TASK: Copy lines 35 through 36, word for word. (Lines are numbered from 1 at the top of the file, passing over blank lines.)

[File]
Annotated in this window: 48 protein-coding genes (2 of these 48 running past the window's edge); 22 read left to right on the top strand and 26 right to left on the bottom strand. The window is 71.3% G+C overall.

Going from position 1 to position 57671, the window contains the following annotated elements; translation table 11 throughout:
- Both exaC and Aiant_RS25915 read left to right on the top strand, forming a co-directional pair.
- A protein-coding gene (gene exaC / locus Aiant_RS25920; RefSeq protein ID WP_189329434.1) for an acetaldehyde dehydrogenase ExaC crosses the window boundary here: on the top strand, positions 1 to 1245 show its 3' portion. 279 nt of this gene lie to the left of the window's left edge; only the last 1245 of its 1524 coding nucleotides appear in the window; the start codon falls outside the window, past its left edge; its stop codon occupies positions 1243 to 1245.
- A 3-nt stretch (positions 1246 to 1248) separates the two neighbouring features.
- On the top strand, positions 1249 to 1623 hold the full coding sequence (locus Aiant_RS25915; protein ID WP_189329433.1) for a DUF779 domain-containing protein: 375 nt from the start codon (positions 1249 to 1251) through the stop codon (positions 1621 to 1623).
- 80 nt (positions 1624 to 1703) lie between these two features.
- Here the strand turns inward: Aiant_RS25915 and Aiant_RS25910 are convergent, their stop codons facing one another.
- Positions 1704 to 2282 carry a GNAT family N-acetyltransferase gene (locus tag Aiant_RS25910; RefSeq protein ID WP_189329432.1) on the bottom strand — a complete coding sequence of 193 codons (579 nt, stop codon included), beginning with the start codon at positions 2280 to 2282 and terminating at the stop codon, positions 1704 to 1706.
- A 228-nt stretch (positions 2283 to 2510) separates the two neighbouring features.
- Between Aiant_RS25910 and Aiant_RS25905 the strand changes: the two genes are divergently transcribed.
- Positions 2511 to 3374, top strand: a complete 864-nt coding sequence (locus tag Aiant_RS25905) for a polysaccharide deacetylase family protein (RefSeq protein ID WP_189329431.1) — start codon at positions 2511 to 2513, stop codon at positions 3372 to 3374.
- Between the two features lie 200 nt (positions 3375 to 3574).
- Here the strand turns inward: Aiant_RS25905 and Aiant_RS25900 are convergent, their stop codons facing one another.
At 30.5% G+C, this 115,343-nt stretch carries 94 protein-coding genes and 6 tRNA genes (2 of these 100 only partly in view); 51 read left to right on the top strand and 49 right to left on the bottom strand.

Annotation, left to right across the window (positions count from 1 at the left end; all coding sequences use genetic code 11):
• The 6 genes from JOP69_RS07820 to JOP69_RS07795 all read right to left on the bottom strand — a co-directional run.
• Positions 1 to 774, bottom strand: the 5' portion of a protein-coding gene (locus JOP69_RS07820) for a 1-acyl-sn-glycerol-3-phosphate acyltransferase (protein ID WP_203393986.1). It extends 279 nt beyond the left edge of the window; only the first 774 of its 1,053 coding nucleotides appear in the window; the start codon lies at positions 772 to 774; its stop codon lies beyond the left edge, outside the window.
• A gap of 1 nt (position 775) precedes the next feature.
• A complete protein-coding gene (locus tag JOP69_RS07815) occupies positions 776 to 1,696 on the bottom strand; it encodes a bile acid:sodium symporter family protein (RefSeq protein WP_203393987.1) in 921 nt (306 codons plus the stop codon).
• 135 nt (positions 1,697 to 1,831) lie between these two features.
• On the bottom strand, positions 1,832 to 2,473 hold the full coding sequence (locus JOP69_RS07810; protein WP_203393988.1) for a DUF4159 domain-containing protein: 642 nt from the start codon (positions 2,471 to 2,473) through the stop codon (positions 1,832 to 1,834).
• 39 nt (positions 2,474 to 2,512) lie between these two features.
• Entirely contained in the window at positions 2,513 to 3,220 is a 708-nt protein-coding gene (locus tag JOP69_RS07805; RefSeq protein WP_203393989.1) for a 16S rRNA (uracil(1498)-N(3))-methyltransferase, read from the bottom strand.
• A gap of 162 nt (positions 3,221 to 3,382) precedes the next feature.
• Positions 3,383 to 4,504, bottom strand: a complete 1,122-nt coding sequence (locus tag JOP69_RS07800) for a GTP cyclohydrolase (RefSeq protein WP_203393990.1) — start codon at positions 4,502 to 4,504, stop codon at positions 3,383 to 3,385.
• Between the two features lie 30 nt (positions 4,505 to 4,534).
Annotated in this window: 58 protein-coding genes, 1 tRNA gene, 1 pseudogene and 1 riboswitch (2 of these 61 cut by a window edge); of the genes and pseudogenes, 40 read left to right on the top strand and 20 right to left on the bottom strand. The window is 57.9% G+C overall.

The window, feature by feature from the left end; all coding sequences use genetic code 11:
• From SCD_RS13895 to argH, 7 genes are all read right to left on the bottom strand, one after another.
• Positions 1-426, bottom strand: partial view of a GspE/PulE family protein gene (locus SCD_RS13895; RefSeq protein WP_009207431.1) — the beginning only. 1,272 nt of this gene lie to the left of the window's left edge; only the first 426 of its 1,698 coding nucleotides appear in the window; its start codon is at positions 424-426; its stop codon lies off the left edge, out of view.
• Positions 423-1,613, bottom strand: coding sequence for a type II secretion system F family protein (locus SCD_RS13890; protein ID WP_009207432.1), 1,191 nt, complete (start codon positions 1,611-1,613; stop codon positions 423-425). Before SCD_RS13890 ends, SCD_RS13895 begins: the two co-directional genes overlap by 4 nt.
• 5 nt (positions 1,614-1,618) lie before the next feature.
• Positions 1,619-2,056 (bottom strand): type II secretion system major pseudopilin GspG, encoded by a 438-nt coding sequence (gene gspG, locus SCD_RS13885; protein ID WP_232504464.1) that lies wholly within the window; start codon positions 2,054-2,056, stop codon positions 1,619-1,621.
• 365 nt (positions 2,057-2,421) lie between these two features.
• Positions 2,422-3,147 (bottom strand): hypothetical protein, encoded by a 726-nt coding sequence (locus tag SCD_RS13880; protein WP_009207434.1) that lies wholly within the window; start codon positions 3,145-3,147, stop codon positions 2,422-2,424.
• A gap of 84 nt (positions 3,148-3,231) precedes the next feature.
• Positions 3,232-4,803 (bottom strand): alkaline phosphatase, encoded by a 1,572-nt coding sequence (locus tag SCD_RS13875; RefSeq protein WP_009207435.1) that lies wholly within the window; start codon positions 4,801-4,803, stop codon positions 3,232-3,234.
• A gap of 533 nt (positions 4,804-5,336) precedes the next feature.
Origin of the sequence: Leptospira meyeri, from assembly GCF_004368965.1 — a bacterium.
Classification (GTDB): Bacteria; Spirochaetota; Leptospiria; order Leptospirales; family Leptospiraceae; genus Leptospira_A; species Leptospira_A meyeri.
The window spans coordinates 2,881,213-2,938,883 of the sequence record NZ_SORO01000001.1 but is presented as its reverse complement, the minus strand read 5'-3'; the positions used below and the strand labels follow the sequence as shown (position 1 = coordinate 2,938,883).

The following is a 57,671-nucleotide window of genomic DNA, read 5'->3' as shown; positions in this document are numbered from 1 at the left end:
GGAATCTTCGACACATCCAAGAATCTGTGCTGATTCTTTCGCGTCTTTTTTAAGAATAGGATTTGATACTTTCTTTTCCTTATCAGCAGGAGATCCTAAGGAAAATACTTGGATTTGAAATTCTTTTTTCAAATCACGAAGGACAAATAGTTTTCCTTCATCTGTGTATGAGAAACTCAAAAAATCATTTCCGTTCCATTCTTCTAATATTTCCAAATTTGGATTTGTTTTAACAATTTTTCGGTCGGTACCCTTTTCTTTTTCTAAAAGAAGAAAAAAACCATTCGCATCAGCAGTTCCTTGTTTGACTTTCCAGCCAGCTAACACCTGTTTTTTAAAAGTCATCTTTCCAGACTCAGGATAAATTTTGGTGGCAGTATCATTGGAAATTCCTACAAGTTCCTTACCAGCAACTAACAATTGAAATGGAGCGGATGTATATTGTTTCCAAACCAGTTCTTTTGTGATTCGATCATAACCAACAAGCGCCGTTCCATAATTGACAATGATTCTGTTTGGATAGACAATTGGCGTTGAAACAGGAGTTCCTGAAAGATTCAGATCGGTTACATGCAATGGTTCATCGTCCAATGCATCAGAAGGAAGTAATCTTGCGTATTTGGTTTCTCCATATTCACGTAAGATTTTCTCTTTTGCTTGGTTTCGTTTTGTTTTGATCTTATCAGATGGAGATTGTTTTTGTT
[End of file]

• 365 nt (positions 2,057-2,421) lie between these two features.
• Positions 2,422-3,147 (bottom strand): hypothetical protein, encoded by a 726-nt coding sequence (locus tag SCD_RS13880; protein WP_009207434.1) that lies wholly within the window; start codon positions 3,145-3,147, stop codon positions 2,422-2,424.